Business & Economy

Los Angeles 2024 Olympics revenue projections may be on the high side

The opening ceremony at the 1984 Summer Olympics in Los Angeles.
The opening ceremony at the 1984 Summer Olympics in Los Angeles.
Steve Powell/Getty Images

Organizers behind Los Angeles' plans for the 2024 Olympic Games released a budget Tuesday that predicts a $161 million surplus, but those numbers may be on the high side.

Victor Matheson, who studies economics at College of the Holy Cross in Massachusetts, reviewed L.A.'s draft bid and tells KPCC it may not be realistic, calling it "optimistic."

"You might liken it to a wedding. Weddings are extremely fun, these are great events that people like going to, but the father of the bride is not likely to make money on this," Matheson said. "It doesn't mean we should stop having weddings, but you should go into the wedding with your eyes open, knowing that you're probably going to be spending a bunch of money here for what turns out to be just a three-week party."

Matheson says the bid will run a surplus, but only if L.A. gets lucky on both cost and revenue. As an example of a line item where luck would be important, Matheson points to L.A.'s proposal to build an Olympic Village along the L.A. River. The projected total cost would be $1 billion — $925 million that would be private money, with only $75 million coming from the Olympic Committee.

“This is about a [$1] billion project that you're hoping someone is in the market for exactly that project and that was going to build it anyway, and is only asking for a little tiny bit from the Olympic Committee,” Matheson told KPCC. 

Matheson says that this Olympics would have to outdo history to make its numbers.

"Most of the revenue numbers are on the high side of what we have experienced in recent Olympics," Matheson said, "so you'd have to have an Olympics that did significantly better than ones in the past — not something that's not achievable, but something you have to be lucky to do."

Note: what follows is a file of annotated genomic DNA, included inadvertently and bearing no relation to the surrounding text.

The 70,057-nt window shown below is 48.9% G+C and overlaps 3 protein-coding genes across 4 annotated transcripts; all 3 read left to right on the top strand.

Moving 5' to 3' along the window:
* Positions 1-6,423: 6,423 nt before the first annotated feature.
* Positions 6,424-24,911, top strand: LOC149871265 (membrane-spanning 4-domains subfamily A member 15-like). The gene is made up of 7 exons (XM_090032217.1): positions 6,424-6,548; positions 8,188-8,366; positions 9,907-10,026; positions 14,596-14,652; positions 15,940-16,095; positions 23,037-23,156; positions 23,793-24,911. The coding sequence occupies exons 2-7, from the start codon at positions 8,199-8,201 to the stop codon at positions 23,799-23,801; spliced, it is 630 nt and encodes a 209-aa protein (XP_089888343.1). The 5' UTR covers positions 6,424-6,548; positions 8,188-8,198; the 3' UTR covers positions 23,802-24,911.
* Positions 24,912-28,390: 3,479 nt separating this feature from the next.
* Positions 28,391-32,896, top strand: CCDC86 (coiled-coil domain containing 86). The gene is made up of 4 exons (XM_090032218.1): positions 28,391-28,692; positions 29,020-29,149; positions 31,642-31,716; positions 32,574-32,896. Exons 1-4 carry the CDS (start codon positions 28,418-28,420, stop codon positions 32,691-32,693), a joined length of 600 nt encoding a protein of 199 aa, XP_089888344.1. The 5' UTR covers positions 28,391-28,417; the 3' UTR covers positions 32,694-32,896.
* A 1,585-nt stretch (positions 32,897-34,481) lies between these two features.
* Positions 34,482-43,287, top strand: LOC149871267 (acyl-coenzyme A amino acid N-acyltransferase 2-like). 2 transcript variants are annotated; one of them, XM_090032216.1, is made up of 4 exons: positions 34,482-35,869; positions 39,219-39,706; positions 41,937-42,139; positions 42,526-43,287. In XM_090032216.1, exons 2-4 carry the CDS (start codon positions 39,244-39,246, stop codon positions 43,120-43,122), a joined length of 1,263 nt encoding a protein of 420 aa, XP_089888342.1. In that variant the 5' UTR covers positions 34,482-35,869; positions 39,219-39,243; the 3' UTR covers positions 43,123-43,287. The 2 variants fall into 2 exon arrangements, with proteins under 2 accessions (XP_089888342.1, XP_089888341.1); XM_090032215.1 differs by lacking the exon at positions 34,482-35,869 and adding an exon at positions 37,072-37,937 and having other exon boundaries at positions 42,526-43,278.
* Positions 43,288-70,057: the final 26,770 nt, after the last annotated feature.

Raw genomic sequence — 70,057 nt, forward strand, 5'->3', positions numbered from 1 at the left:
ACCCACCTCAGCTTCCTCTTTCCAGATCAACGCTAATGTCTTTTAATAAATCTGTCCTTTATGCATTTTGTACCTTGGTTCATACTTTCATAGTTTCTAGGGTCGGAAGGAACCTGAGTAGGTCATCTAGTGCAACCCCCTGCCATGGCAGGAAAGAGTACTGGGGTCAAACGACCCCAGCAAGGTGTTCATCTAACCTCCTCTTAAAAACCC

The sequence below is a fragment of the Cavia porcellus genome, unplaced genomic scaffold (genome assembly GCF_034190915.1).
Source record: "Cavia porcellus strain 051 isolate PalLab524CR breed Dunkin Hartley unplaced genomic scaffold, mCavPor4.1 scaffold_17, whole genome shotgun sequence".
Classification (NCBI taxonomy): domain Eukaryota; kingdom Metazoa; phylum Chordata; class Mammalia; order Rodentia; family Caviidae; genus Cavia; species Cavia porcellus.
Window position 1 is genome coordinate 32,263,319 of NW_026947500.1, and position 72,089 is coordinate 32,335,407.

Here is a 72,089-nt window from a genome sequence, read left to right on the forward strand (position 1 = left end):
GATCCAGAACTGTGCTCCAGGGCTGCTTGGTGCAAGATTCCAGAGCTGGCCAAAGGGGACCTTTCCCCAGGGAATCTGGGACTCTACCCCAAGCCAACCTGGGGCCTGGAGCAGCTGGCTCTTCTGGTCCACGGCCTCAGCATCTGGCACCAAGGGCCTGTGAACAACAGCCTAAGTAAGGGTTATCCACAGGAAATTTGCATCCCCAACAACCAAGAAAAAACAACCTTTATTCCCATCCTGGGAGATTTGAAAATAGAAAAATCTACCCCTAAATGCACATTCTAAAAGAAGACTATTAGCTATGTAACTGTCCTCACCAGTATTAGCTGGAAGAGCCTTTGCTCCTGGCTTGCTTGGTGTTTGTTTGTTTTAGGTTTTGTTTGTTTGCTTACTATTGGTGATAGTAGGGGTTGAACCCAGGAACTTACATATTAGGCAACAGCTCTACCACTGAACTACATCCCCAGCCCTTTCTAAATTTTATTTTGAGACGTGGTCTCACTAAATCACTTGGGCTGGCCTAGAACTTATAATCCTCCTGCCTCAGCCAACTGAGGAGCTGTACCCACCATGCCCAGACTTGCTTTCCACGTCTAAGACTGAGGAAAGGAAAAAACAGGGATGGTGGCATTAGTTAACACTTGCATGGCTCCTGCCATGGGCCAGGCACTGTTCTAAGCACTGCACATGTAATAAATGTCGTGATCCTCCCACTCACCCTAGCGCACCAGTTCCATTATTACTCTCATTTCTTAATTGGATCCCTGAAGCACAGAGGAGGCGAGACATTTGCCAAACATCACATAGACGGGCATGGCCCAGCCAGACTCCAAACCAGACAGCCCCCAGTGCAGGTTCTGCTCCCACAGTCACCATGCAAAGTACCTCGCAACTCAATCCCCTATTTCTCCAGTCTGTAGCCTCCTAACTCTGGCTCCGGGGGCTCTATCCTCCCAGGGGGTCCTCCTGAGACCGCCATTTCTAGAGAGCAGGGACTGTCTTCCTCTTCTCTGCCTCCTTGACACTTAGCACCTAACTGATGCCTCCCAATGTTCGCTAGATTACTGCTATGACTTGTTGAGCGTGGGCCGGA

The proposal envisions events taking place across the region, from gymnastics at the downtown Staples Center to volleyball on Santa Monica Beach.

Matheson tells KPCC that filling stadiums for sports less popular in the host country can also be an issue.

“You can always fill a stadium for an Olympic games for something like team handball. The  real question is whether you can fill it with people for team handball at $100 a pop, which is what you need to actually make the  budget numbers work,” said Matheson. “No matter what country you are in the world, everyone’s had trouble making those numbers come together.” 

The estimate comes about a month after the U.S. Olympic Committee cut ties with Boston, which was initially selected as the U.S. contender for the games.

A sticking point was possible cost overruns that would be picked up by taxpayers.

The USOC faces a Sept. 15 International Olympic Committee deadline to enter a bid.

L.A., which hosted the 1932 and 1984 Olympics, is viewed as the likely choice because its many existing venues would help keep costs low.

The Los Angeles plan projects spending $4.1 billion.

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This story has been updated.